Province to conduct random inspections as businesses re-open

Inspections will take place across sectors, and penalties could be issued if re-opening rules are not followed

Part of a free WorkSafeBC poster available to employers preparing to welcome employees back to work | WorkSafeBC

What happened: B.C. Minister of Labour Harry Bains said Thursday that the province has a review and inspection regime in place to ensure businesses follow WorkSafeBC and Provincial Health Officer guidelines around the economy's restart.

Why it matters: That plan includes random inspections, and Bains urged businesses across the province to devise their own re-opening plans based off of provincial guidelines to ensure the health and safety of employees and customers.

Businesses across sectors should expect random inspections as they prepare to re-open under the province's restart plan.

"The inspections are for all businesses that are re-opening," said B.C. Minister of Labour Harry Bains.

Inspections will be to ensure that businesses opening and preparing to open are following guidelines published by WorkSafeBC and the Provincial Health Officer. This will include inspections of restaurants and salons, as well as factories, manufacturers and service providers.

Bains said he expects most businesses will comply with the guidelines that are in place, but that provisions have been made for penalties. 

"I think our preference would be to work with them, because this is not normal," he said.

In the first six months of 2020, the province has conducted more than 15,000 inspections – up 50% from the 10,000 inspections conducted in all of 2019.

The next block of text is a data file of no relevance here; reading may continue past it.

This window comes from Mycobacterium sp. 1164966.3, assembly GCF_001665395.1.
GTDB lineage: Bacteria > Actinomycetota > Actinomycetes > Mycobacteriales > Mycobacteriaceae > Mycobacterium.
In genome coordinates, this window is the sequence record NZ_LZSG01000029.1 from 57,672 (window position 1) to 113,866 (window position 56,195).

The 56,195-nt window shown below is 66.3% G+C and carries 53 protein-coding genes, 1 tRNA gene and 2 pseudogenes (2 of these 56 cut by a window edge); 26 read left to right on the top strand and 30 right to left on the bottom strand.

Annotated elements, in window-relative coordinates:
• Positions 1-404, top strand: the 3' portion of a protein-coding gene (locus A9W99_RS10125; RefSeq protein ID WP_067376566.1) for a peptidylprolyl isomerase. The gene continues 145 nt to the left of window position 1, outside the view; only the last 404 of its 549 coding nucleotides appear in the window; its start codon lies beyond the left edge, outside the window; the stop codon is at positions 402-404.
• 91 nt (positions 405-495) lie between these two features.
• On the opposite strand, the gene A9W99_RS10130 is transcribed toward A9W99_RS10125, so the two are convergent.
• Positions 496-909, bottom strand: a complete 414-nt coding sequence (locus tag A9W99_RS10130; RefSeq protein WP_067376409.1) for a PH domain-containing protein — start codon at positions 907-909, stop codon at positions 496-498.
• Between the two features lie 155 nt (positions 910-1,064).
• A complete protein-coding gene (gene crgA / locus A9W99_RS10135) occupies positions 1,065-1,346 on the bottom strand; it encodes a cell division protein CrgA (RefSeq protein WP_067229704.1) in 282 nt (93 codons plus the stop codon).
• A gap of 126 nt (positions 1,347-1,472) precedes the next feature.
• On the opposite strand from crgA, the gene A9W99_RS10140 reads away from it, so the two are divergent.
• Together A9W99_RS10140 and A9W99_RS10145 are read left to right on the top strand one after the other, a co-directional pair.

On Thursday, Bains urged businesses to develop their own processes and safety plans based off of provincial guidelines.

“The guidelines were never intended as a silver bullet, one-size-fits-all solution," he said. "[Businesses] need to devise their own guidelines that suit their needs. I think they need to ensure that their customers have the confidence to come and patronize their businesses. That their workers feel safe to go to work.”

A number of non-essential businesses across sectors have the ability to re-open their doors this week, provided they have taken steps to ensure the health and safety of customers and employees.

Bains said WorkSafeBC has seen a surge of interest in the province's guidelines. The organization's guidelines and COVID-19 resources page recently registered more than 524,000 views – a 440% increase week-over-week.

The minister also reported that WorkSafeBC has increased the number of prevention officers working public information phone lines to 26, increasing call capacity by 225%.

Bains will participate in a public townhall discussion on workplace safety May 21 at 7:15 p.m.